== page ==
The coverage/price comparison compares your auto and/or home policy to those of other Bnie users. The horizontal or x-axis gives you a measure of how much coverage you have (left = less than other Bnie users) while the vertical or y-axis shows you how much you pay in premium compared to other users (top = you pay more). So broadly speaking, top left is generally not a great place to be and bottom right is likely good. Technically, both axes are percentiles, so if you pay more than 90% of other Bnie users (and less than 10%), you'll be 90% of the way up the chart.
What do we mean by coverage? For home policies, we estimate the amount of fire coverage for the dwelling (often called Coverage A) per square foot of your house. Low isn't necessarily bad, especially if you have a simple, less expensive house in a low cost part of the country, but many people don't buy enough coverage to rebuild their house. For auto policies, we look at the per person limit for bodily injury coverage that provides liability protection if you hurt someone else in an accident. A small minority of auto policies don't have bodily injury coverage and the chart will not work for them. What do we mean by price? For home policies, we look at your annual premium per 1,000 square feet of your house for consistency with how we view coverage. For auto policies, we look at annualized premium per vehicle.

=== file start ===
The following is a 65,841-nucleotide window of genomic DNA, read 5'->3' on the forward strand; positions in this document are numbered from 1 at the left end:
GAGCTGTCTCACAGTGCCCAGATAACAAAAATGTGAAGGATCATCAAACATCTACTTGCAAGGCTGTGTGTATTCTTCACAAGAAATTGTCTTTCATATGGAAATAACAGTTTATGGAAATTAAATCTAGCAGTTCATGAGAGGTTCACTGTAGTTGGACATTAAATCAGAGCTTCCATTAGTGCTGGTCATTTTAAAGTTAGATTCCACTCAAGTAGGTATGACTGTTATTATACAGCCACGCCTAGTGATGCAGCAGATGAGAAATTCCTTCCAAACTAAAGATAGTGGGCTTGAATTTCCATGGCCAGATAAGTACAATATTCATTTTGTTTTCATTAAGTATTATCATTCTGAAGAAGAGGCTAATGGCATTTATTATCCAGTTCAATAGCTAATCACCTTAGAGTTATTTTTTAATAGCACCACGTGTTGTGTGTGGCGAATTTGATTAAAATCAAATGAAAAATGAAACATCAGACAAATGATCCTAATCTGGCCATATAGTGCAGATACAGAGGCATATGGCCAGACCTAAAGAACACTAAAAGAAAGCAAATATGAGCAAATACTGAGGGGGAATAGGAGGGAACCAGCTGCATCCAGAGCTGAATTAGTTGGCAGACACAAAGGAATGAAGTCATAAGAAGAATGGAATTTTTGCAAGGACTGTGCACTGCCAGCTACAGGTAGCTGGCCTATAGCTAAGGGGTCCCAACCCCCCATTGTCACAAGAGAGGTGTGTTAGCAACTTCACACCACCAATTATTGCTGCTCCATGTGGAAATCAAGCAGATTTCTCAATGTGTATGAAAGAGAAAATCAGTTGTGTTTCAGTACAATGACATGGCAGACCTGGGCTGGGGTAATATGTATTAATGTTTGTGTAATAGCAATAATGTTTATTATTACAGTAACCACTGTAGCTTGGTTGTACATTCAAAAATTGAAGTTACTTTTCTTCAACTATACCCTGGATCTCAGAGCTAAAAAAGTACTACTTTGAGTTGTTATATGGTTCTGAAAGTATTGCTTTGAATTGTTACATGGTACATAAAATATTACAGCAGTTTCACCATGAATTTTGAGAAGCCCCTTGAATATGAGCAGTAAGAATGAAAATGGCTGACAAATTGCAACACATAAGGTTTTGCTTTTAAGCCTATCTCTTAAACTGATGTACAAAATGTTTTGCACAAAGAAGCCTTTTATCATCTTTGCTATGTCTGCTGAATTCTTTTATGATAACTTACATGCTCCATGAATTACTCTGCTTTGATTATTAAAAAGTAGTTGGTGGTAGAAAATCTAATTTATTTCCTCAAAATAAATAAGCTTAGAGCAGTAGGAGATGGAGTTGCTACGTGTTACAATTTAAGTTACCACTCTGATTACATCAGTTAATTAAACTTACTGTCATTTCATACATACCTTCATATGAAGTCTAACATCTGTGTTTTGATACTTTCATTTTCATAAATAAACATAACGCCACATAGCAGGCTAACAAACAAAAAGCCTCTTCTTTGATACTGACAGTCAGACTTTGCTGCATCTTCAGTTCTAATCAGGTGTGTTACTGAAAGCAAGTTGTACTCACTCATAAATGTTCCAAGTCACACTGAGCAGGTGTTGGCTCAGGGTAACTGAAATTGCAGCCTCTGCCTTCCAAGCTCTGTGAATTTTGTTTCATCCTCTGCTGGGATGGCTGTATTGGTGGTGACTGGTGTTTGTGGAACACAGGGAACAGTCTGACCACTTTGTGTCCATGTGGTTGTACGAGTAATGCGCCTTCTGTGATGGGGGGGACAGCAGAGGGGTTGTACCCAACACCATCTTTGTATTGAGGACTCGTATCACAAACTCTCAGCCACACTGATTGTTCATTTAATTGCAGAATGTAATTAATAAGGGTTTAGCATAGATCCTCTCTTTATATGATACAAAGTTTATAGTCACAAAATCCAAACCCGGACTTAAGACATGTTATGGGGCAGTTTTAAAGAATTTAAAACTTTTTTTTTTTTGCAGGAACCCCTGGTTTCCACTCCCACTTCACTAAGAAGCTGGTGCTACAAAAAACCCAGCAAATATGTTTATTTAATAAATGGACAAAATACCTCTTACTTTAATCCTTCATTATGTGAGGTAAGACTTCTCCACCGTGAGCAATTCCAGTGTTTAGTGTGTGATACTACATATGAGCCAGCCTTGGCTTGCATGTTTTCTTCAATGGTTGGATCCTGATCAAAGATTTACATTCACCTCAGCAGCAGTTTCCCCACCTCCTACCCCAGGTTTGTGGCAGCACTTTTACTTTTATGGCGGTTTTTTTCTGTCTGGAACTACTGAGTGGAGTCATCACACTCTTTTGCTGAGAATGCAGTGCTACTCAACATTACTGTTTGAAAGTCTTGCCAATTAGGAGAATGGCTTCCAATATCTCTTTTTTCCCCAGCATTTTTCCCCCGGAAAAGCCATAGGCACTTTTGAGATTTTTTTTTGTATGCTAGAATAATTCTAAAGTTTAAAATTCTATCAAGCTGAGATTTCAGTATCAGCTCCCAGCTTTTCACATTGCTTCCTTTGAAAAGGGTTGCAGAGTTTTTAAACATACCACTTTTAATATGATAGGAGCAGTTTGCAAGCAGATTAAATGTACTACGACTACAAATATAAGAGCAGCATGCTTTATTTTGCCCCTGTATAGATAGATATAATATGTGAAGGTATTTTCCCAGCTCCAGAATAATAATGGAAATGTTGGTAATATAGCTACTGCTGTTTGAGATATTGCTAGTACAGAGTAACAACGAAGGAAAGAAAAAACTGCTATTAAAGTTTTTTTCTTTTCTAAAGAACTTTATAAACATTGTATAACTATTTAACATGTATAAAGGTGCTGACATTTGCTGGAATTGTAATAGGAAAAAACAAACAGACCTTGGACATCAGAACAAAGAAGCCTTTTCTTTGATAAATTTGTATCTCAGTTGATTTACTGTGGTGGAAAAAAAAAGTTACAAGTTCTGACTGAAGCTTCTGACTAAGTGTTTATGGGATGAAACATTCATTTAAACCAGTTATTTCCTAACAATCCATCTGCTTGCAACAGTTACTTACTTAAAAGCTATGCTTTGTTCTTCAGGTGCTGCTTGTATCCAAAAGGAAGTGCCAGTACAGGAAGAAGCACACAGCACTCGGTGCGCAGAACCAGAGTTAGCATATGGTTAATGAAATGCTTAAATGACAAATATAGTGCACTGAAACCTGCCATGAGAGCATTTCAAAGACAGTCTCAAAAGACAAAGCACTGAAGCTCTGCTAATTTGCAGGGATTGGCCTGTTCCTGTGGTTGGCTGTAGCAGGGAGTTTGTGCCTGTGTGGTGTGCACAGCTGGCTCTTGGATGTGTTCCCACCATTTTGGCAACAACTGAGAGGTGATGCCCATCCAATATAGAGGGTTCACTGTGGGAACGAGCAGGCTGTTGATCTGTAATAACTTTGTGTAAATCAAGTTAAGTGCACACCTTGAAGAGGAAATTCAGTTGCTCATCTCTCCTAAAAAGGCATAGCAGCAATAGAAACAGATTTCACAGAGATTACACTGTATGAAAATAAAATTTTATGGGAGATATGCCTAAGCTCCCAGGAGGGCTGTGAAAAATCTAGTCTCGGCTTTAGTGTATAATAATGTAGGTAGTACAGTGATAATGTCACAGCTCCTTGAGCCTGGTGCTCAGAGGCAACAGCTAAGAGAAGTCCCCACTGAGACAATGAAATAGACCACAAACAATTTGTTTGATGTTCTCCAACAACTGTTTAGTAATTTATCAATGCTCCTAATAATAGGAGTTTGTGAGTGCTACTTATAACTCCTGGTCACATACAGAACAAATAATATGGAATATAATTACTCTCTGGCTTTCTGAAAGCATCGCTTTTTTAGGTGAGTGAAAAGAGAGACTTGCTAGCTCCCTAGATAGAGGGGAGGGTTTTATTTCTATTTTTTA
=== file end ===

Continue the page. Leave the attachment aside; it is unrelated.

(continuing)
We make a number of proprietary adjustments to your data and that of other users to try and make the information as representative as possible, including the other Bnie users who we use to compare your information against. As an example, if you don't buy auto comprehensive and collision coverage (an auto liability only policy), your premium is likely to be less and we therefore compare your information against prices for policies without these coverages. We spend a lot of time looking at insurance policies and while we don't think any one 'are you getting a good deal' chart can ever capture it all (if you're a risky driver with a high performance expensive vehicle you can expect to pay an above average premium), we are constantly surprised by annualized premiums that just seem a lot higher than average for no obvious reason.
If information isn't shown, it means we don't have enough data for you, which you can fix by making adjustments in MyInfo, and then running a fresh set of ideas.
Your premium and other data in MyInfo is used in the chart. However the reference data against which it is compared is derived only from documents and other sources where we can independently validate its accuracy. There are two versions of the chart, a simpler AmIOverpaying.com version that allows user input and the more sophisticated version that is based on data in MyInfo.
|Auto other coverages|